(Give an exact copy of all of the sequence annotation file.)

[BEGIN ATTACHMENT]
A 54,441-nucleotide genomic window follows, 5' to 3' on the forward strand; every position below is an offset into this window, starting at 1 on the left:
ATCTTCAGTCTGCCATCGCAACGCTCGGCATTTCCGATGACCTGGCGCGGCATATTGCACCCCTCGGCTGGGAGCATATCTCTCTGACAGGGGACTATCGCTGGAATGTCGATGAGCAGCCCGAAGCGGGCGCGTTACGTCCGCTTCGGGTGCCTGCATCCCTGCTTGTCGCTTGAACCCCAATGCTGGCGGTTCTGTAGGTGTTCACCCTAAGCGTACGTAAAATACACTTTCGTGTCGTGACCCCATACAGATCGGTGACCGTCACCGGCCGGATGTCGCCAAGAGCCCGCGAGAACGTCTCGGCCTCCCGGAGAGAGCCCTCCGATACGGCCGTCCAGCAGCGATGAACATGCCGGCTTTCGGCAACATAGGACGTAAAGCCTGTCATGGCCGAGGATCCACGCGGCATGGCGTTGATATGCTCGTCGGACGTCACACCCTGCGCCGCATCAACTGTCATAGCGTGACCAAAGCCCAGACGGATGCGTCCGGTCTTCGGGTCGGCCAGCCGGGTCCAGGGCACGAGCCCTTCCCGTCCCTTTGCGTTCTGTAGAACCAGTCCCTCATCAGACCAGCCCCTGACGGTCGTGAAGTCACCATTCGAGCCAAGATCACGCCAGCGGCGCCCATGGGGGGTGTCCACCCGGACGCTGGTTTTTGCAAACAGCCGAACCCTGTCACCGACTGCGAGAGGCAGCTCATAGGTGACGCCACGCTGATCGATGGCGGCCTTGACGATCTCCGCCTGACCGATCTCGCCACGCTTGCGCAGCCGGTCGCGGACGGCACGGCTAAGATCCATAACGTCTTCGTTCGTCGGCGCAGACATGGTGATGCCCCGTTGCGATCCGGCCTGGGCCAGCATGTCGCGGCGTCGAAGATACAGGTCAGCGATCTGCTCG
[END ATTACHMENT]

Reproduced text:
A 54,441-nucleotide genomic window follows, 5' to 3' on the forward strand; every position below is an offset into this window, starting at 1 on the left:
ATCTTCAGTCTGCCATCGCAACGCTCGGCATTTCCGATGACCTGGCGCGGCATATTGCACCCCTCGGCTGGGAGCATATCTCTCTGACAGGGGACTATCGCTGGAATGTCGATGAGCAGCCCGAAGCGGGCGCGTTACGTCCGCTTCGGGTGCCTGCATCCCTGCTTGTCGCTTGAACCCCAATGCTGGCGGTTCTGTAGGTGTTCACCCTAAGCGTACGTAAAATACACTTTCGTGTCGTGACCCCATACAGATCGGTGACCGTCACCGGCCGGATGTCGCCAAGAGCCCGCGAGAACGTCTCGGCCTCCCGGAGAGAGCCCTCCGATACGGCCGTCCAGCAGCGATGAACATGCCGGCTTTCGGCAACATAGGACGTAAAGCCTGTCATGGCCGAGGATCCACGCGGCATGGCGTTGATATGCTCGTCGGACGTCACACCCTGCGCCGCATCAACTGTCATAGCGTGACCAAAGCCCAGACGGATGCGTCCGGTCTTCGGGTCGGCCAGCCGGGTCCAGGGCACGAGCCCTTCCCGTCCCTTTGCGTTCTGTAGAACCAGTCCCTCATCAGACCAGCCCCTGACGGTCGTGAAGTCACCATTCGAGCCAAGATCACGCCAGCGGCGCCCATGGGGGGTGTCCACCCGGACGCTGGTTTTTGCAAACAGCCGAACCCTGTCACCGACTGCGAGAGGCAGCTCATAGGTGACGCCACGCTGATCGATGGCGGCCTTGACGATCTCCGCCTGACCGATCTCGCCACGCTTGCGCAGCCGGTCGCGGACGGCACGGCTAAGATCCATAACGTCTTCGTTCGTCGGCGCAGACATGGTGATGCCCCGTTGCGATCCGGCCTGGGCCAGCATGTCGCGGCGTCGAAGATACAGGTCAGCGATCTGCTCG